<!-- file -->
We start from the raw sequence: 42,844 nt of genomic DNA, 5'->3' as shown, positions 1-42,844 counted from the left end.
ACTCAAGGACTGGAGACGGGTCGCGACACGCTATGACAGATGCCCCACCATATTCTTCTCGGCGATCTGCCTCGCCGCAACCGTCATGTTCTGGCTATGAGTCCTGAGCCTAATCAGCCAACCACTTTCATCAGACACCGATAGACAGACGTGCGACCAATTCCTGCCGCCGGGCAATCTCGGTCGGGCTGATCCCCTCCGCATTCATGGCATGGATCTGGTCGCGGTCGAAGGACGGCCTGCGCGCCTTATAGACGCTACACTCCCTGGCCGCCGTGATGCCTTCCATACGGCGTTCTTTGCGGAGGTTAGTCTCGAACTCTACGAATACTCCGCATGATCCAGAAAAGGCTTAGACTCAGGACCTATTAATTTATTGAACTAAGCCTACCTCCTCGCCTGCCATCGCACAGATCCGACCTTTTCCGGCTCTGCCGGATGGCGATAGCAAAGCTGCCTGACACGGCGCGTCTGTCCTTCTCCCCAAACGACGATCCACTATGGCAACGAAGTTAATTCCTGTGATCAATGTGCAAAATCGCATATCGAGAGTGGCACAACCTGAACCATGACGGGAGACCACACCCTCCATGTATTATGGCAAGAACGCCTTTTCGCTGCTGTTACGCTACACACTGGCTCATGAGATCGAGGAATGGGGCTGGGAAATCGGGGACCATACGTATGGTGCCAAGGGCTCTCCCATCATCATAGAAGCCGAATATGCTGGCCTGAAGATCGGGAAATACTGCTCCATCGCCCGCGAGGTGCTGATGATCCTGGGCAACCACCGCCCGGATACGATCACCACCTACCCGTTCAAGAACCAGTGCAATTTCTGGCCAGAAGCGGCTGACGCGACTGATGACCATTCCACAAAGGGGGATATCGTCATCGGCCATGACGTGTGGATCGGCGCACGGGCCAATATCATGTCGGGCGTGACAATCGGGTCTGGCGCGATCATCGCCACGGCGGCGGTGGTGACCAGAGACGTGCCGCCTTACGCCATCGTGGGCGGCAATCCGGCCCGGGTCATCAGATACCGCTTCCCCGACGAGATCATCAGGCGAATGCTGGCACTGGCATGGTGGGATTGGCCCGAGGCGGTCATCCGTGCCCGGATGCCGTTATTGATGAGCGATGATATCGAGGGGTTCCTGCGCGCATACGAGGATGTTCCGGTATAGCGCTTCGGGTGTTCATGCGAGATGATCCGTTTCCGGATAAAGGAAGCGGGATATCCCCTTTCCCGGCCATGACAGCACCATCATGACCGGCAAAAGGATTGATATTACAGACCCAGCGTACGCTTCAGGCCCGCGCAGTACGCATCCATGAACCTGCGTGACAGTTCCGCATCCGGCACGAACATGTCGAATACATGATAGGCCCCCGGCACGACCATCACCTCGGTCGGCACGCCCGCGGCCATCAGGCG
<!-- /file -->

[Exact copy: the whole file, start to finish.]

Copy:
We start from the raw sequence: 42,844 nt of genomic DNA, 5'->3' as shown, positions 1-42,844 counted from the left end.
ACTCAAGGACTGGAGACGGGTCGCGACACGCTATGACAGATGCCCCACCATATTCTTCTCGGCGATCTGCCTCGCCGCAACCGTCATGTTCTGGCTATGAGTCCTGAGCCTAATCAGCCAACCACTTTCATCAGACACCGATAGACAGACGTGCGACCAATTCCTGCCGCCGGGCAATCTCGGTCGGGCTGATCCCCTCCGCATTCATGGCATGGATCTGGTCGCGGTCGAAGGACGGCCTGCGCGCCTTATAGACGCTACACTCCCTGGCCGCCGTGATGCCTTCCATACGGCGTTCTTTGCGGAGGTTAGTCTCGAACTCTACGAATACTCCGCATGATCCAGAAAAGGCTTAGACTCAGGACCTATTAATTTATTGAACTAAGCCTACCTCCTCGCCTGCCATCGCACAGATCCGACCTTTTCCGGCTCTGCCGGATGGCGATAGCAAAGCTGCCTGACACGGCGCGTCTGTCCTTCTCCCCAAACGACGATCCACTATGGCAACGAAGTTAATTCCTGTGATCAATGTGCAAAATCGCATATCGAGAGTGGCACAACCTGAACCATGACGGGAGACCACACCCTCCATGTATTATGGCAAGAACGCCTTTTCGCTGCTGTTACGCTACACACTGGCTCATGAGATCGAGGAATGGGGCTGGGAAATCGGGGACCATACGTATGGTGCCAAGGGCTCTCCCATCATCATAGAAGCCGAATATGCTGGCCTGAAGATCGGGAAATACTGCTCCATCGCCCGCGAGGTGCTGATGATCCTGGGCAACCACCGCCCGGATACGATCACCACCTACCCGTTCAAGAACCAGTGCAATTTCTGGCCAGAAGCGGCTGACGCGACTGATGACCATTCCACAAAGGGGGATATCGTCATCGGCCATGACGTGTGGATCGGCGCACGGGCCAATATCATGTCGGGCGTGACAATCGGGTCTGGCGCGATCATCGCCACGGCGGCGGTGGTGACCAGAGACGTGCCGCCTTACGCCATCGTGGGCGGCAATCCGGCCCGGGTCATCAGATACCGCTTCCCCGACGAGATCATCAGGCGAATGCTGGCACTGGCATGGTGGGATTGGCCCGAGGCGGTCATCCGTGCCCGGATGCCGTTATTGATGAGCGATGATATCGAGGGGTTCCTGCGCGCATACGAGGATGTTCCGGTATAGCGCTTCGGGTGTTCATGCGAGATGATCCGTTTCCGGATAAAGGAAGCGGGATATCCCCTTTCCCGGCCATGACAGCACCATCATGACCGGCAAAAGGATTGATATTACAGACCCAGCGTACGCTTCAGGCCCGCGCAGTACGCATCCATGAACCTGCGTGACAGTTCCGCATCCGGCACGAACATGTCGAATACATGATAGGCCCCCGGCACGACCATCACCTCGGTCGGCACGCCCGCGGCCATCAGGCG